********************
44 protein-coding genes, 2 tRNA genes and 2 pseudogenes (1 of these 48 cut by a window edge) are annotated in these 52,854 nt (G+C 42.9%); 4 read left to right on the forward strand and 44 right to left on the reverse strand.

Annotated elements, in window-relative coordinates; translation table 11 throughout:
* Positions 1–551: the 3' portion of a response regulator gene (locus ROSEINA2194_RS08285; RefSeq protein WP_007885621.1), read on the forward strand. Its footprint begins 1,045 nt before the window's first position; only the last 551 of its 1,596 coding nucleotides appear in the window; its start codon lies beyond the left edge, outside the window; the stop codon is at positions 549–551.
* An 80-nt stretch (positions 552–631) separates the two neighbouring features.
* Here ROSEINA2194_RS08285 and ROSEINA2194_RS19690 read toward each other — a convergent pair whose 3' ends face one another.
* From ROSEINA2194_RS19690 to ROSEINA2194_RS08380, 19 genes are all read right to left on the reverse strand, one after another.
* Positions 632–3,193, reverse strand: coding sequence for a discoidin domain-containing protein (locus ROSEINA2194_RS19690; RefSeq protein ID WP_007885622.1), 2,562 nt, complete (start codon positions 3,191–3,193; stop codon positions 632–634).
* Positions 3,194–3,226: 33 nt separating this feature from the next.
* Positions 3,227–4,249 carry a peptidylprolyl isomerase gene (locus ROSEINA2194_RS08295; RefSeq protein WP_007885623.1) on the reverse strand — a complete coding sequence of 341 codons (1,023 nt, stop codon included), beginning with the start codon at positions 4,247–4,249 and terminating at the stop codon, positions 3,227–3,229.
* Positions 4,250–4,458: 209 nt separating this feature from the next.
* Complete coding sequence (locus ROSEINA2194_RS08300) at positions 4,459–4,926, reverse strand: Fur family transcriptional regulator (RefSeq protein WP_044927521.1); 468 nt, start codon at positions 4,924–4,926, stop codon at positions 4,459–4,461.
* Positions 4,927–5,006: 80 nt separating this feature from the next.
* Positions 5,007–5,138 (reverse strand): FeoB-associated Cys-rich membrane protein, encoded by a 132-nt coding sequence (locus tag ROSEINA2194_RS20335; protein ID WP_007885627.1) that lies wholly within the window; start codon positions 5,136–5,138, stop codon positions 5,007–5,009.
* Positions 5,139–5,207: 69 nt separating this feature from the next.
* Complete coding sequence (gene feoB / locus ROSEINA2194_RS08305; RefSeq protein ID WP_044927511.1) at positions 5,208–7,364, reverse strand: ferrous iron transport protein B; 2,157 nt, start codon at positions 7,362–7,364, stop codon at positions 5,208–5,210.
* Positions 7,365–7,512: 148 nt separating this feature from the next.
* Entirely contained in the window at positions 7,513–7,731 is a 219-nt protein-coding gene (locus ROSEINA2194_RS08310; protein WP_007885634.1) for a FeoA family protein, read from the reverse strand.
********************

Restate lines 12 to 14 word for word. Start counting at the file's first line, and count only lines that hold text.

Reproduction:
* Positions 4,927–5,006: 80 nt separating this feature from the next.
* Positions 5,007–5,138 (reverse strand): FeoB-associated Cys-rich membrane protein, encoded by a 132-nt coding sequence (locus tag ROSEINA2194_RS20335; protein ID WP_007885627.1) that lies wholly within the window; start codon positions 5,136–5,138, stop codon positions 5,007–5,009.
* Positions 5,139–5,207: 69 nt separating this feature from the next.